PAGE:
The Cultured Ape, why we Abide to Social Norms
Depending on ethnic background, people favour different customs and values – traits considered to be hallmarks of "culture". However, recent studies reveal similar degrees of intraspecific variance for many non-human animals, too – particularly for societies of our closest living relatives, the primates. For example, chimpanzee populations differ in dietary preferences and tool use pattern, but also in terms of what is considered socially acceptable. This creates a quasi-religious group-based morality and identity. Such constructions of "us" versus "them" regularly lead to violent clashes between neighbouring ape communities – intergroup conflicts that also permeate the course of human evolution. Cultural boundaries therefore create a sense of belonging as well as xenophobic feelings – conceptualized by anthropologists as "we-ness" (entitativity) versus "other-ness" (alterity). An evolutionary perspective can help us to better understand our often-parochial attitudes and behaviours towards members of our own species as well as towards other animals.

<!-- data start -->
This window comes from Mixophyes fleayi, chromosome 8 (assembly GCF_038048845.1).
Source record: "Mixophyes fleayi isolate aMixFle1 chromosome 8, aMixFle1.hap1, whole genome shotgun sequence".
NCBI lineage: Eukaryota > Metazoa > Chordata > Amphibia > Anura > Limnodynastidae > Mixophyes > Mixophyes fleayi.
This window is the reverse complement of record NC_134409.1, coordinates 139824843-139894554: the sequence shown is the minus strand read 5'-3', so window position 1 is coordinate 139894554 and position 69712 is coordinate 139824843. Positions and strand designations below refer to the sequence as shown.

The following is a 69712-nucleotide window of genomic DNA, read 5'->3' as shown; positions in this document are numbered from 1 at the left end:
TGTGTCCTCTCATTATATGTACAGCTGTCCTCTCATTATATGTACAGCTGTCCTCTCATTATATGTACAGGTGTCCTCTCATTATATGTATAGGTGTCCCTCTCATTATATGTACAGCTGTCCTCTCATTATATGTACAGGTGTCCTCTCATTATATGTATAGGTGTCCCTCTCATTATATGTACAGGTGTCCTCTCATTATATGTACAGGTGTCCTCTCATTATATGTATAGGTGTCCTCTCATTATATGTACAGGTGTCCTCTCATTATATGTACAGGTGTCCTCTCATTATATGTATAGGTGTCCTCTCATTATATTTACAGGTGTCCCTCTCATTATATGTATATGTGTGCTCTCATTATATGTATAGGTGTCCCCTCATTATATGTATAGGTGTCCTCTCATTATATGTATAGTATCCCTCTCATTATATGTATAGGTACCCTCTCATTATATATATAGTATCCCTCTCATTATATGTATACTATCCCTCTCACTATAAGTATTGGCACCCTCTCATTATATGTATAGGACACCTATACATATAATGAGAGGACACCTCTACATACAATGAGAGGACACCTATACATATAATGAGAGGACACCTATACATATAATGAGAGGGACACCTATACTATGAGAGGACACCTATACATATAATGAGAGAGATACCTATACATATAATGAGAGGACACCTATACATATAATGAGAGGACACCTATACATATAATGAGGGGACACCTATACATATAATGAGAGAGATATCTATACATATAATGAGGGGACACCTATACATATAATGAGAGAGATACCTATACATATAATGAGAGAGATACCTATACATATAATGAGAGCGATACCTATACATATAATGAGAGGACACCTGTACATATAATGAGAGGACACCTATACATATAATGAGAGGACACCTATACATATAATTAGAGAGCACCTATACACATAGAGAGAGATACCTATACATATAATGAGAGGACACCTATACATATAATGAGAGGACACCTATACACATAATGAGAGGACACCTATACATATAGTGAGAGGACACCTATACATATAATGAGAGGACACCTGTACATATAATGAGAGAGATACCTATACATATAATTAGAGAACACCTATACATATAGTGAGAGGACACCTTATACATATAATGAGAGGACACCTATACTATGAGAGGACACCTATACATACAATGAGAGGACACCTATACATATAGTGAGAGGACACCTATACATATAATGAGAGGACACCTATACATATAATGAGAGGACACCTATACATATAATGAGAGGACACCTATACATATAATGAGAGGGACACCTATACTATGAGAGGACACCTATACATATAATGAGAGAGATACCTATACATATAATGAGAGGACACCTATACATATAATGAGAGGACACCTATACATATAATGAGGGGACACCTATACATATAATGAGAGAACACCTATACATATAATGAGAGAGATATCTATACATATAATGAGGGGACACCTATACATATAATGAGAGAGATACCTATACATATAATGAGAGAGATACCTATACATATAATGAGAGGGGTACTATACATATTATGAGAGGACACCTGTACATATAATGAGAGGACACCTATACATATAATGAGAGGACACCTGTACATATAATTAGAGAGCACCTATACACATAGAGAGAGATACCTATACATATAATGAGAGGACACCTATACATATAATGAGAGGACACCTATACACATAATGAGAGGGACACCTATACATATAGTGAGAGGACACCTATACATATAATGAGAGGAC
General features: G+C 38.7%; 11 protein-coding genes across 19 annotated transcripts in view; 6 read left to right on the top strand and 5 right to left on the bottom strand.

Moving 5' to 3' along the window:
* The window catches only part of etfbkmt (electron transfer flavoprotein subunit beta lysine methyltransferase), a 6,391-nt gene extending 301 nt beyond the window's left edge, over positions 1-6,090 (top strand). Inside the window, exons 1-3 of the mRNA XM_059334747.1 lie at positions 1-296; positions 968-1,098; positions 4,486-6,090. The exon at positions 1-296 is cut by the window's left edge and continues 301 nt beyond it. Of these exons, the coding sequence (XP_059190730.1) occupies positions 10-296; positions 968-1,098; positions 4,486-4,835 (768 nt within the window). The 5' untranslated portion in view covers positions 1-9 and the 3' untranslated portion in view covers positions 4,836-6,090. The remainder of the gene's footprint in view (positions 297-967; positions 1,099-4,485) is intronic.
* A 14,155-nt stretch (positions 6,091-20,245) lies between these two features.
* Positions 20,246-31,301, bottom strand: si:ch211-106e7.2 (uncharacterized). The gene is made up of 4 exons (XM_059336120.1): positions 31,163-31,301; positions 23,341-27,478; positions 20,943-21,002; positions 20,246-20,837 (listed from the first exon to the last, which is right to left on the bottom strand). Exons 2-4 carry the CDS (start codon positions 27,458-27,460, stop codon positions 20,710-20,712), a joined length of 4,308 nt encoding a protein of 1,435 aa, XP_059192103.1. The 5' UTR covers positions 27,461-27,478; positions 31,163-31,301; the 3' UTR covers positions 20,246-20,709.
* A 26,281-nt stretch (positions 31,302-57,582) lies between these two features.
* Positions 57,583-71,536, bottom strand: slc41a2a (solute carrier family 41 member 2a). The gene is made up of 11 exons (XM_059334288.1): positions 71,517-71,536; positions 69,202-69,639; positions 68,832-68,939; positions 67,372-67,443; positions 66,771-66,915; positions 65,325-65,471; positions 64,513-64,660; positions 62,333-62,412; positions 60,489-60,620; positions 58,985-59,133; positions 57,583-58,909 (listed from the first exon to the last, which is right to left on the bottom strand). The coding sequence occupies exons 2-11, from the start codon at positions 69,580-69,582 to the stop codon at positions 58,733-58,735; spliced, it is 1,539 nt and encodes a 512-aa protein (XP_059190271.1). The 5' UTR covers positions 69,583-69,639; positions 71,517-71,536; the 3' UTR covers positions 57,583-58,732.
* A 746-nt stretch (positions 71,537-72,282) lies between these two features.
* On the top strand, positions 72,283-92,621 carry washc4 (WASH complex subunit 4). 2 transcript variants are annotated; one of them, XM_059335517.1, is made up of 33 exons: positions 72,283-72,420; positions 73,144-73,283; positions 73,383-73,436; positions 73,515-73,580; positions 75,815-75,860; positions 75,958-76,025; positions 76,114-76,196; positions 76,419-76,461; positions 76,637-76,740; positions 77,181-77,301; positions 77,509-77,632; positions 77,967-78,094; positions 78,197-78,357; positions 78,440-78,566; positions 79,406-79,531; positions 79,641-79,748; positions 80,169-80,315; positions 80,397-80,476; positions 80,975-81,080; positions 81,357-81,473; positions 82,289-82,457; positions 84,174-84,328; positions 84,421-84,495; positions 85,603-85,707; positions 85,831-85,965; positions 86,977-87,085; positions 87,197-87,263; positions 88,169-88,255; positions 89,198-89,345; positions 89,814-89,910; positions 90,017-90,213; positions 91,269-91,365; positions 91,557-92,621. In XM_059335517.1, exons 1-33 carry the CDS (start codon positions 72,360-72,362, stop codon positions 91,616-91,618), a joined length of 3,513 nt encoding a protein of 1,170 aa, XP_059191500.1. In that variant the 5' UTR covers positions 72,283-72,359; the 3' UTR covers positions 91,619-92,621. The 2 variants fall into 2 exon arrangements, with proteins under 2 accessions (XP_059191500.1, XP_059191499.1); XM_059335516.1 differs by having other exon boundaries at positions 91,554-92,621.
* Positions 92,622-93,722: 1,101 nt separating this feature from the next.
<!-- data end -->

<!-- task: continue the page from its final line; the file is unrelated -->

Volker Sommer is Professor of Evolutionary Anthropology in the University of London. His research interests focus on the evolution of primate social and sexual behaviour, cognition, rituals, biodiversity conservation, animal rights and evolutionary ethics. His childhood "in the oak forests of central Germany" was shaped by the fairy tales of the Brothers Grimm, where animals possess human-like characteristics. These narratives inspired him to pursue a career as a zoologist and ethologist. He studied biology, chemistry and protestant theology in Göttingen, Marburg, Hamburg and Berlin, obtained his PhD in anthropology (1985) and his habilitation in anthropology and primatology (1990) at the Universität Göttingen, Germany. He was Research Associate at the University of California in Davis, USA (1992-1994) and at Mahidol University, Bangkok, Thailand (1994-1996)., and joined the Department of Anthropology, University College London in 1996.